Zavvi isn't having a good time of it right now - the unlovely chain was reliant on Woolworths for most of its deliveries and has already had to close its online store right at the busiest time of the year. Oh, and while bunches of prebooked and preprinted adverts were sending customers to the place.
It's getting worse: the company have had to bring Ernst And Young to help them pick their way through the minefield of their current trading. Zavvi owes £106 million to Woolworths' Entertainment UK subsidiary, and could be forced to hand over the money (which it doesn't have) or give back the stock in its stores:
Suppliers could claim they have "retention of title" over millions of pounds of stock, potentially allowing them to reclaim the goods from Zavvi stores.
People working with Zavvi are concerned that the company may be forced to choose between returning some stock at its most crucial time of year or continuing to sell it in defiance of the music labels.
Oh, come on, Zavvi - surely you don't think entertainment industry companies would be as short-sighted as to demand return of unsold stock right before Christmas, thereby making inevitable the collapse of one of the only two major record chains left trading? It's not like the BPI companies are bungling and can't separate short-term cash from long-term best interest, is it? It's not like they have a track record of that.
At the moment, the whole thing is balancing on a line of credit underwritten by Richard Branson - a man who must have thought he'd never have to worry about those bloody stores when he offloaded the Virgin Megastore chain back in September 2007.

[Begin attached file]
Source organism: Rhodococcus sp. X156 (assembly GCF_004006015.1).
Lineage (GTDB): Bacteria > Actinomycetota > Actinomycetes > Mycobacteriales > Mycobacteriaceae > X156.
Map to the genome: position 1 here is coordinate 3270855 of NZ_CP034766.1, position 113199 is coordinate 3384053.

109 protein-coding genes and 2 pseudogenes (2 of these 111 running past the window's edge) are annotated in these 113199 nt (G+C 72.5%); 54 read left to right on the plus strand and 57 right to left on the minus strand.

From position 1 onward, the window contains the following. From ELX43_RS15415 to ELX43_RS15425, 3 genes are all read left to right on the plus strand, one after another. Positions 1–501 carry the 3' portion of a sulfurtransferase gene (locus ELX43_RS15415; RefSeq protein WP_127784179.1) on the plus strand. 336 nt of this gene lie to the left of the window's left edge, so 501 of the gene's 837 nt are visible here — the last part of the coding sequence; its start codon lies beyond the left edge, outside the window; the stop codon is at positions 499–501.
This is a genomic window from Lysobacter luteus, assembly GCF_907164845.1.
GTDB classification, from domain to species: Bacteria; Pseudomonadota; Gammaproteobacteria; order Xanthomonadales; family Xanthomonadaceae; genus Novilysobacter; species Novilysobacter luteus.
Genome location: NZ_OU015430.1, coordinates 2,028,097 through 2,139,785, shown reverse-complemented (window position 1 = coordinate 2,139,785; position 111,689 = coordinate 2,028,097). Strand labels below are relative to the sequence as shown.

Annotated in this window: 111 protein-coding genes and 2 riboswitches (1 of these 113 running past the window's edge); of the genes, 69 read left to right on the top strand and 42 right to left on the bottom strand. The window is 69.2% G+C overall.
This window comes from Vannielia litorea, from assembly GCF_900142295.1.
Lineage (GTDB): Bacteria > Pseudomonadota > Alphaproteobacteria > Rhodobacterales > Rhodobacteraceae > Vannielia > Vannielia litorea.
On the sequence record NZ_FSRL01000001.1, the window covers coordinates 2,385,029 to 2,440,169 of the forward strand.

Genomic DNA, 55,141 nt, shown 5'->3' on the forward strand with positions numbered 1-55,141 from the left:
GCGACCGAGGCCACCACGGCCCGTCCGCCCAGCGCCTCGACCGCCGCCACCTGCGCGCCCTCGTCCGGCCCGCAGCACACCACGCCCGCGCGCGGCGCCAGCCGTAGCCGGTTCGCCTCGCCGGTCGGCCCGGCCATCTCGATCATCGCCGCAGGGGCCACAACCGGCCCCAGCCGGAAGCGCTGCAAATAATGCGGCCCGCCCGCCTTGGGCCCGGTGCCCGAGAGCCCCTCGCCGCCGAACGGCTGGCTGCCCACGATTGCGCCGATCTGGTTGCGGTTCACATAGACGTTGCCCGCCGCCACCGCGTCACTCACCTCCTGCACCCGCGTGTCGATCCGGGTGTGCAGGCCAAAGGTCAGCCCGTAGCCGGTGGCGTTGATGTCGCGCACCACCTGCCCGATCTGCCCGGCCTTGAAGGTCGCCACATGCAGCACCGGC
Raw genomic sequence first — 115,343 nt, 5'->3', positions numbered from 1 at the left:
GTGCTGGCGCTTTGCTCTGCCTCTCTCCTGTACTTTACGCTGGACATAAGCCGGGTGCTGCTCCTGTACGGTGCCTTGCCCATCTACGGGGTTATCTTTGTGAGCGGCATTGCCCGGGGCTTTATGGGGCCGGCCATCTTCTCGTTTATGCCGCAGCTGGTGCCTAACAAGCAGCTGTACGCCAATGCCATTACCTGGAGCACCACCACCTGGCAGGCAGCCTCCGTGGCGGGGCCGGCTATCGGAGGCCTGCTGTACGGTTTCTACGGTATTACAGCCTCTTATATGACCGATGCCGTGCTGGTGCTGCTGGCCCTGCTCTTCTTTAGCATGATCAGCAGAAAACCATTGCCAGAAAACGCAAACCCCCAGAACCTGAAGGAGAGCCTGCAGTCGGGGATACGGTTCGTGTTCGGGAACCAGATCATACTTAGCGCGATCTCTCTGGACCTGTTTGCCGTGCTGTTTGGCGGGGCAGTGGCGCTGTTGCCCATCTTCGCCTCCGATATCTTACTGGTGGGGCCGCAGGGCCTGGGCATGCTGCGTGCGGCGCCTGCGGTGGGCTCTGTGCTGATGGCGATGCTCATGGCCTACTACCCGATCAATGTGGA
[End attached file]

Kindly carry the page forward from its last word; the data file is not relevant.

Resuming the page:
The Zavvi.co.uk website is like a bizarre Mary Celeste webspace right now - you can go through, look at items: there's just no way you can buy them. "Pick up instore" is the best the website can offer, allowing all the convenience of a high street store with none of the convenience of not having to go into a poorly-lit digital rummage souk. That link, by the way, takes you to the Rubiks Cube page:
It's the no.1 Christmas present this year and the best selling puzzle in history! It has 43 quintillion combinations, but it can be solved in under 30 seconds.
The number one Christmas gift this year? Really? Perhaps in households that are relying on Zavvi for their income.
I don't want to blame the Rubiks Cube page for bringing down the whole company, but is "hey, this is a puzzle which you can solve in less than a minute" really a great selling point for any product? "Hours of fiendish fun", maybe; "seconds to learn, a lifetime to master" - that could be good. But "buy your kids something that has an even shorter lifespan than our company" doesn't sound like a sweet spot for your consumer goods.
Last weekend I happened into a Zavvi for the first time since they grew ashamed of their roots and started to hide the records behind the service elevator, to buy a DVD box set as a gift. "Would you like a bag?" asked the assistant. Normally, I'd decline but I had other shopping to do, and it was a gift needing concealing, so I said "yes, please."
The assistant disappeared under the counter and re-emerged holding the sort of brown paper bags greengrocers would use for mushrooms, shoved the box into the bag and handed it over.
So I'm left holding a package which is same size, shape and weight as it was before, and still equally as difficult to carry as it had been before the bag became involved. Only now: it looked like pornography.